The next morning we raced to the ferry in classic Clarke style following Doug's van and barely made it on. On the ferry, we first found my cousin Eugene and two of his 7 children. Although he was like a big brother to me growing up (both protective and annoying), it had been a very long time since I had seen him. And then we spotted my grandpa's younger brother, also on the ferry and before long, my sister Laura turned up.

I thought my grandpa's service was wonderful. It was at the Unitarian church in Nanaimo. All but two of his grandchildren and many of his great-grandchildren were there. I managed to get up to speak during the 'open mic' segment. I have never really had a problem with public speaking but to get up and speak about my grandpa was more emotional than I had anticipated. It didn't quite come out as poetic as I prepared in my journal but I managed to get out my main point - which was to acknowledge his unconditional love and acceptance. Erin sang "Imagine" with my brother. Hearing the emotion in my brother's voice brought tears to my eyes.

I am very glad I went It has been interesting processing all of that since I've been home. I know I have been lucky to have had my grandpa for 43 years. And I remember how he always encouraged my creativity. And his own discipline is an example to me and his courage in putting his own creativity out there. I have brought some momentos of him into my 'studio' to encourage me.

My grandma Clarke (my paternal grandmother) died 5 years ago. She lived with us for most of my teen age years in Terrace and before that we lived in the same town and she gave me my first job. She helped pay for me to go to University. But when she died, she hadn't been speaking to me for 15 years. Yet when she died, I felt a huge release. I knew that she now understood everything between us perfectly. And I often feel her around me. She is there when I am knitting and crocheting (which she taught me to do and would fix my mistakes and decipher patterns for me). And she is with me in my crafting and bread making and food preserving. She loved all those things, too. I feel like her spirit lingers around her family still and when I need her, she is there. Yet my grandpa (my maternal grandfather) who always maintained contact with me, I don't feel near me. I think he has moved on to whatever is next for his soul. I know he worked very hard in this life to resolve things. I don't feel like there are unsaid words between us. He knew how I felt about him and I know how he feels about me. Listening to the tapes of his stories, particularly the tape "The Wind Is From the South" I am reminded of how well he understood the human psyche in general and his own in particular. He was a man well ahead of his time or perhaps a person who knows themselves so well and accepts and loves themselves is unusual at anytime. I feel certain that his crossing of the veil was a joyful one; a welcome one and his soul has moved on to the next part of his journey. And I feel that odd sensation as I am left with only one grandparent living and my parents' mortality draws closer as well as my own. When my grandmothers were my age they were grandmothers..... they are hard to put into words, these big, epic thoughts and impressions. I am sure that one of the reasons I have been so sick with the flu this week is so I could lay around and contemplate all these things.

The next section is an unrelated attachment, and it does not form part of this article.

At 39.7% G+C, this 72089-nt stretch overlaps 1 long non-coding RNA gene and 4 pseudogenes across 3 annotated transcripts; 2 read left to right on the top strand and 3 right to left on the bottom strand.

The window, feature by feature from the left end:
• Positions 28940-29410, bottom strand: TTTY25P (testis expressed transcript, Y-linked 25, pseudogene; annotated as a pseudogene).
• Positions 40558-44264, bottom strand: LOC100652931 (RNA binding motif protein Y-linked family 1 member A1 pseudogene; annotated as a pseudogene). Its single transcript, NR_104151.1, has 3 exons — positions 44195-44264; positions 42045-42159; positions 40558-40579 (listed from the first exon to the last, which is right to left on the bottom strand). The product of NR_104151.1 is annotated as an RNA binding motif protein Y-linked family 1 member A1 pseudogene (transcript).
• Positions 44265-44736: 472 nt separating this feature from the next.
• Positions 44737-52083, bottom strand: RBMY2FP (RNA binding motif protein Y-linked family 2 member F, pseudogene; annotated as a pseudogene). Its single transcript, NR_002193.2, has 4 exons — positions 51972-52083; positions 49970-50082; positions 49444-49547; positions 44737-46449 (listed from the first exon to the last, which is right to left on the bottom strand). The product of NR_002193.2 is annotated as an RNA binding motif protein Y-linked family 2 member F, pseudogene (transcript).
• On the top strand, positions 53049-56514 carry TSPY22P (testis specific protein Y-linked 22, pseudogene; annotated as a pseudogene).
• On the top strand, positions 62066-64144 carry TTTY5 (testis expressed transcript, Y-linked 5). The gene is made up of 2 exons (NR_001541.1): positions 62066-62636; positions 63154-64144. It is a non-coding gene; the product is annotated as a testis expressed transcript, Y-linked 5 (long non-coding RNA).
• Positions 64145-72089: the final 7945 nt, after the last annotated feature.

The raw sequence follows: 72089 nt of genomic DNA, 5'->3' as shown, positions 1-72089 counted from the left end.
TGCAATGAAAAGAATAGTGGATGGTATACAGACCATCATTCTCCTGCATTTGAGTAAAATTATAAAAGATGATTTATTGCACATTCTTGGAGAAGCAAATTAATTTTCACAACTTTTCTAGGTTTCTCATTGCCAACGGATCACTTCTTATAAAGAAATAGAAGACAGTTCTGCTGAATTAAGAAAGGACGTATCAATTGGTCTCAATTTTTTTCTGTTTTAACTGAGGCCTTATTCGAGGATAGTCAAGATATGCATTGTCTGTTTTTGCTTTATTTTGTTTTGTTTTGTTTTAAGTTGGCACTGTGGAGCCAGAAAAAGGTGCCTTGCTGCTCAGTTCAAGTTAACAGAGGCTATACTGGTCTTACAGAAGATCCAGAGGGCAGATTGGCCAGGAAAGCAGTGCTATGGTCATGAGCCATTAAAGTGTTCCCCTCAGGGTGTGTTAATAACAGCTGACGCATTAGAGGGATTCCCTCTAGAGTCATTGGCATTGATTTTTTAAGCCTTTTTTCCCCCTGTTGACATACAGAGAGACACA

As I let my grandpa go and say 'good bye' in my own way - and in many ways - I remember the part of me that is him. He is my inspiration as I strive to find the courage of my creativity. It helps me cut through all my internal 'bs' and get to work. He reminds me that I have a work - a something that only I can contribute. And I grieve that I can't sit down to write a letter and tell him my thoughts on creativity and myself and see what he will say in response. It is all wrapped up...ribbons of thought and emotion that he, himself, would love unravelling.